That man, that doctor, who was charged with helping me with a life-altering condition caused by the weight gain, avoided an opportunity to encourage me to be healthy or to be anything more than fat.
The memory of this still bothers me often. 4 years later, 3 pregnancies later, lots of inner healing later. It occurred to me this morning that for me, being called ‘fat’ is very much like being called ‘slut.’
Think about it–as a society, we use the word ‘slut’ to describe a woman who wantonly allows anyone to presume upon her physical body. She lets it out to be used and mistreated, from what we assume is her own free will.
But we are learning now that many women who have received this denigrating title have had little to no control over the choices they appear to have made. It is not as easy at it seems to come out of a lifestyle that is familiar. It is not often as black and white as we have made it seem in our heads.
I have never (to my face or to my knowledge) been called a slut. And if I were to encounter a woman who is carrying that around as part of her identity, I would ask her to rethink her definition of herself. That label is not who she is. It is not her name. It is not her identity.
Over the years since the episode with the unkind and unprofessional doctor, I have thought a lot about the current condition of my physical body. I have learned that food addiction is real and that it is hard to break. I have come to understand that so many choices, food choices included, are made out of a place of mere surviving and not with the mindset of thriving. I have realized that issues with weight are far more complicated than “calories in, calories out” calculations.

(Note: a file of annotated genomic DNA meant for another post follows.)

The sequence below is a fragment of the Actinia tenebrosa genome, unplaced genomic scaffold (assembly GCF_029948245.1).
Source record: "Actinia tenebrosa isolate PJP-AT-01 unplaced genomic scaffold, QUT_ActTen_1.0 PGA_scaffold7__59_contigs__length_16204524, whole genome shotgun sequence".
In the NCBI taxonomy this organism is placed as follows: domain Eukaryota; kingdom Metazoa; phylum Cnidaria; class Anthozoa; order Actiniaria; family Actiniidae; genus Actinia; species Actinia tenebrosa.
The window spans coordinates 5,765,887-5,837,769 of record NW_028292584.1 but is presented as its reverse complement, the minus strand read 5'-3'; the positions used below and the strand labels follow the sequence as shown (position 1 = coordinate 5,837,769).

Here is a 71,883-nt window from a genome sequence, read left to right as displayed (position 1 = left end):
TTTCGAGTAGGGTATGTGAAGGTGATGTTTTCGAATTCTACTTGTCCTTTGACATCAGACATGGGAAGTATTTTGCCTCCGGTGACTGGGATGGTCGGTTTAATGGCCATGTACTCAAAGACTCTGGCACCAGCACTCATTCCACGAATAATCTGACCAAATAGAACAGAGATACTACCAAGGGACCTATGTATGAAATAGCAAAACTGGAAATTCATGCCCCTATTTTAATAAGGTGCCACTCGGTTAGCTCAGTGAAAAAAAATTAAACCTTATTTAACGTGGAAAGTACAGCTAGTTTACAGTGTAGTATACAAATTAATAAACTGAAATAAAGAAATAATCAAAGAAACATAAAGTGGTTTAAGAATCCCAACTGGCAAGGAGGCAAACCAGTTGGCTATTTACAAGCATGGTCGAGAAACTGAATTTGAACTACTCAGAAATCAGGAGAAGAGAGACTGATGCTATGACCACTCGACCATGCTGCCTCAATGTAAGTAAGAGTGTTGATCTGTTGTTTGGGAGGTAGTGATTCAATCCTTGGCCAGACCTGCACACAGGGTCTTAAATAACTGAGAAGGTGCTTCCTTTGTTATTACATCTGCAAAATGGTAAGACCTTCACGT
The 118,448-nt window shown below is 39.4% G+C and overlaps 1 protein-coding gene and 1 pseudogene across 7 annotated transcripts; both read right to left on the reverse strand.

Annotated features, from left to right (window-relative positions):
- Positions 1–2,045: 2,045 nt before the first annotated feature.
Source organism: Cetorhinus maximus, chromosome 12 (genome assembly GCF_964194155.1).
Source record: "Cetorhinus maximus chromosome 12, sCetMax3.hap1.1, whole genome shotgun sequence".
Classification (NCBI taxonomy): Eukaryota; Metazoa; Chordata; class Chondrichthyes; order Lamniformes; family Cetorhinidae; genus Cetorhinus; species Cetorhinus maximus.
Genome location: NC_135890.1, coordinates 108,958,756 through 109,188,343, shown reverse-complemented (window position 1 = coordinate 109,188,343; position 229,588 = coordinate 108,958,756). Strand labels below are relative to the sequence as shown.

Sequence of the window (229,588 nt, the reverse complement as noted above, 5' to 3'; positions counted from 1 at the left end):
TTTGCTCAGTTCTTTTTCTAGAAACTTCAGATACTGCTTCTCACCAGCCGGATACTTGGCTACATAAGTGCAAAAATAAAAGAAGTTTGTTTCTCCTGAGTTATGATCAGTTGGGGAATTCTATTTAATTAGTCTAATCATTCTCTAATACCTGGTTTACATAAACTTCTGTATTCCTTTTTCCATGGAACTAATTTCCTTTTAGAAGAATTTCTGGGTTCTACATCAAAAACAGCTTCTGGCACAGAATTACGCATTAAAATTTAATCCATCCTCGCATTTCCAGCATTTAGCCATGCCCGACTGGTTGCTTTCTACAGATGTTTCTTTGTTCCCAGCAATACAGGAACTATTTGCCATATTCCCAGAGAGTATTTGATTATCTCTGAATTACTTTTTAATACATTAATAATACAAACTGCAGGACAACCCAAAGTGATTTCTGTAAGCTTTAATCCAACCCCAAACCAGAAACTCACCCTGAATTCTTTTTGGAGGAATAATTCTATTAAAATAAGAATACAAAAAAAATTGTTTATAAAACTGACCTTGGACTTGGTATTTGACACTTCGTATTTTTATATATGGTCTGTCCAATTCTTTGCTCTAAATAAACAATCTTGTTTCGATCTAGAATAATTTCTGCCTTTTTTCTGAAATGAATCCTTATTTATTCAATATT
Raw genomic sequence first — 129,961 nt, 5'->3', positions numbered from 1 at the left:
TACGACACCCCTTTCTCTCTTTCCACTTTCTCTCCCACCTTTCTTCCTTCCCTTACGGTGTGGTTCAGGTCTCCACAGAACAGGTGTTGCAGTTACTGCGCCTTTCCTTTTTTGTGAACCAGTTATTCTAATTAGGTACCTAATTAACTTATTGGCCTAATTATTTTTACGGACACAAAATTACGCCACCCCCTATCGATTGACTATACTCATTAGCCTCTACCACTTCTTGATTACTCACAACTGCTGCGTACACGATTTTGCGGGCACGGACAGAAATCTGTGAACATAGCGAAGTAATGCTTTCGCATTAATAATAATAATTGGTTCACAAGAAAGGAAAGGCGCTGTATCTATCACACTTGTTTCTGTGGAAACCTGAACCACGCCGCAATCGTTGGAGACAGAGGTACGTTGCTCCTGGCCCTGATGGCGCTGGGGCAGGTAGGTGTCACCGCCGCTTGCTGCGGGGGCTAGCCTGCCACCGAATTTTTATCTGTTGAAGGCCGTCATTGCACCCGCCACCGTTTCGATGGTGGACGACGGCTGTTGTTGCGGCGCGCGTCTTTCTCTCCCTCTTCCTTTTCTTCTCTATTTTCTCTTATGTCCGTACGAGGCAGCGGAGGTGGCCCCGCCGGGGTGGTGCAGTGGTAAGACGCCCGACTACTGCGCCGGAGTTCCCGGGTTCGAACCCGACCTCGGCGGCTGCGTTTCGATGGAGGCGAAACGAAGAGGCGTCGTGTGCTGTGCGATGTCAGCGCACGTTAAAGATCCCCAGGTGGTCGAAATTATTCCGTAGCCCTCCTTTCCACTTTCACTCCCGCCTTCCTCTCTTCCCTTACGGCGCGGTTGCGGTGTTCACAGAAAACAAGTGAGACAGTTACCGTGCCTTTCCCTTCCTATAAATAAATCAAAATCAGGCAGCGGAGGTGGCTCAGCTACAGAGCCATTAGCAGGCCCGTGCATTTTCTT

And yet, like the neighborhood slut, I–the fat girl–hide in the background when I’m around religious people, not believing that I have anything worth saying. And even if I did have something to say, why would someone listen to me? I’m so fat. Automatically, my words are discounted, because OBVIOUSLY I don’t have it all together.
I have believed that fat people are not worth listening to, that people who struggle inordinately with their weight have nothing to say that is of value.
I would never say that out loud, would I? I have many friends whose weight struggles do not discount their words of love and advice to me. But I do believe it, deep inside, where the light of truth has yet to shine.